With this recipe, you will make rice similar to that served at Tex-Mex and Mexican restaurants in the United States (what you will often see on a menu as Spanish rice). It's a version of the traditional and ubiquitous red rice with vegetables prepared all over Mexico. It’s easy to make and substitutions are simple if you don’t have all of the exact ingredients listed on hand (see notes at end of recipe).
- 2 tablespoons
- vegetable oil
- 1/4 medium onion, diced
- 1-1/2 cups uncooked
- long grain white rice
- 3 cloves garlic, finely chopped
- 2-1/2 cups chicken broth (
- homemade, canned, or made from bouillon cubes/powder)
- 1 cup tomato puree
- 4 heaping tablespoons of finely chopped fresh parsley (optional)
- ½ cup chopped vegetables (carrots, green beans, bell pepper, peas, etc.) (optional)
In a medium-sized saucepan, heat oil over medium heat. Add the fresh onion and saute for 1 or 2 minutes until softened and translucent. Add the dry rice and continue sauteing, stirring frequently, for about 5 minutes or until rice becomes a golden brown color. (Do not allow the rice to burn.) Add the garlic to the rice and saute for one more minute.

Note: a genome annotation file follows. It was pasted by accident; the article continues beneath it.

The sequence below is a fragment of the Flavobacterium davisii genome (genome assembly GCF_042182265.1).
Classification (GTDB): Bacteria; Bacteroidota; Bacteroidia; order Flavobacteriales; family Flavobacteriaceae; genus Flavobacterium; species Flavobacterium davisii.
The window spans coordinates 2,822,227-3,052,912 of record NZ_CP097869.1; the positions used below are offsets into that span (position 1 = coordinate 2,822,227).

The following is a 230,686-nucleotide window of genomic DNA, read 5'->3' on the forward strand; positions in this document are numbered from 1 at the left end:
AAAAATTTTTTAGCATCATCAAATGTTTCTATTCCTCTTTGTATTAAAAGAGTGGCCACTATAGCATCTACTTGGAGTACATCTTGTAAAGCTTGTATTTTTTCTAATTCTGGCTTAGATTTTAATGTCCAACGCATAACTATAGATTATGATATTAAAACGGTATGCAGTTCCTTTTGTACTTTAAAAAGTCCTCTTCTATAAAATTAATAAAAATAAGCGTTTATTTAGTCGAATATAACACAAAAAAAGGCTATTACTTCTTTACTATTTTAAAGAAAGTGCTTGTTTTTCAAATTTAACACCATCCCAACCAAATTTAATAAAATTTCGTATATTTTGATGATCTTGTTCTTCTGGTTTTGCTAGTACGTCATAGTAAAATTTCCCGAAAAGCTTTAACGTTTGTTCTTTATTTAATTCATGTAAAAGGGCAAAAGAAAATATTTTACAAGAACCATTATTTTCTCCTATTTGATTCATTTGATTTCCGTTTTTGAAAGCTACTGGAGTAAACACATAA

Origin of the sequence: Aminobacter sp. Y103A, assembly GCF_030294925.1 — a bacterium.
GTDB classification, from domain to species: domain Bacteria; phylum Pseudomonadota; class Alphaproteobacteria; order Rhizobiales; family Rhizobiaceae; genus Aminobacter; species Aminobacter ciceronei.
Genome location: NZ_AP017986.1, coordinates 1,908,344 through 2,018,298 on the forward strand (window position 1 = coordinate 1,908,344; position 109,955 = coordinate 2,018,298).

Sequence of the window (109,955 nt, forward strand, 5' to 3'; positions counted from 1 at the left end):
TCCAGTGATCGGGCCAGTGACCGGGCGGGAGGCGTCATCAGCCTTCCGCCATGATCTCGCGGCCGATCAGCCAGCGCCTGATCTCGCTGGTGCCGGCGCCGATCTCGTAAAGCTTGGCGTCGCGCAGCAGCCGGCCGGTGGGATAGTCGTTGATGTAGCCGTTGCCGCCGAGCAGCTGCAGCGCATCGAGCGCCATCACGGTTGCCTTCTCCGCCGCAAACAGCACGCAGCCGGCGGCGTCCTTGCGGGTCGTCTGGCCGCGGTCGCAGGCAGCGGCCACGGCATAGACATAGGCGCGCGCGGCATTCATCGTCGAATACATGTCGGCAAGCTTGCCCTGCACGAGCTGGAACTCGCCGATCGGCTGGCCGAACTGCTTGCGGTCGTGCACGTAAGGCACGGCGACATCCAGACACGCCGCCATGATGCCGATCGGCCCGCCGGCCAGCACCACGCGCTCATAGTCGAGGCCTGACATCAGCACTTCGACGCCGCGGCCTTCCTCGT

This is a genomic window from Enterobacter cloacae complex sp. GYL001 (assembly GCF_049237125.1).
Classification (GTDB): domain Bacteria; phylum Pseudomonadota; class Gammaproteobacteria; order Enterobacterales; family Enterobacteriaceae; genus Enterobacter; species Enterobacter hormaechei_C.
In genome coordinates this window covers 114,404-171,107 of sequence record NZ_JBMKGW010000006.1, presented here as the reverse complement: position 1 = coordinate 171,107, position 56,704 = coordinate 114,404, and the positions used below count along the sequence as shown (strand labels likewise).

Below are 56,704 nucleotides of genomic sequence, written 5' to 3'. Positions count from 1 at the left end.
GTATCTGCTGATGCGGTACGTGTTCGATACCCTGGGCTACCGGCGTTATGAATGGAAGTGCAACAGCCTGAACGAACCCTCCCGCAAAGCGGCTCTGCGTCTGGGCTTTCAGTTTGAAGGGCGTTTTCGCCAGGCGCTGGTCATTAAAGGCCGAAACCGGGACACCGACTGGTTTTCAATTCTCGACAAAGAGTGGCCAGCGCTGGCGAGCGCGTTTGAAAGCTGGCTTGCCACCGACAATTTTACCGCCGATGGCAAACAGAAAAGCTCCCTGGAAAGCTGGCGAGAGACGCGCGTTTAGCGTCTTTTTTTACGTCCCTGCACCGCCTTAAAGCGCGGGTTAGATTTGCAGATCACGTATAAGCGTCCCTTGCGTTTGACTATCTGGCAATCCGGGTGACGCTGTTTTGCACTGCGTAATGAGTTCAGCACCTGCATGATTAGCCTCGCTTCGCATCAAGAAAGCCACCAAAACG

Take pan off the heat; add the chicken broth and tomato sauce, plus the parsley and/or vegetables, if using. Stir, return pan to heat and bring to a boil. Turn the heat to low and cover.
Let simmer for 20 minutes without taking the lid off. After 20 minutes, remove the lid and carefully insert a spoon into the cooked rice. If the bottom of the pan is dry, your rice is done; if there is still some broth visible, allow it to cook for a few more minutes.
Once rice is done cooking, remove it from the heat and let it sit, covered and undisturbed, for another 10 minutes or so.
Fluff your rice with a fork before serving. Use your delicious homemade rice as a side for almost any savory Mexican dish. Store leftovers in the fridge; reheat in microwave before using.
Substitutions & Variations on Basic Mexican Rice
If you don't have fresh garlic or onions on hand, use the equivalent in powdered form. Add garlic and/or onion powder at the same time as the broth and tomato puree instead of sauteeing them.
The tomato puree can be homemade or canned (often called tomato sauce). Other forms of canned tomatoes will also work well: unseasoned whole or stewed tomatoes with their liquid (chop these before using), chopped tomatoes with their liquid, etc. Canned chopped tomatoes with chiles (Rotel brand or similar) or a jarred salsa can also be used.
For additional flavor, use a good quality pork lard instead of the vegetable oil.
Edited by Robin Grose
|Nutritional Guidelines (per serving)|
|Total Fat||9 g|
|Saturated Fat||1 g|
|Unsaturated Fat||5 g|
|Dietary Fiber||2 g|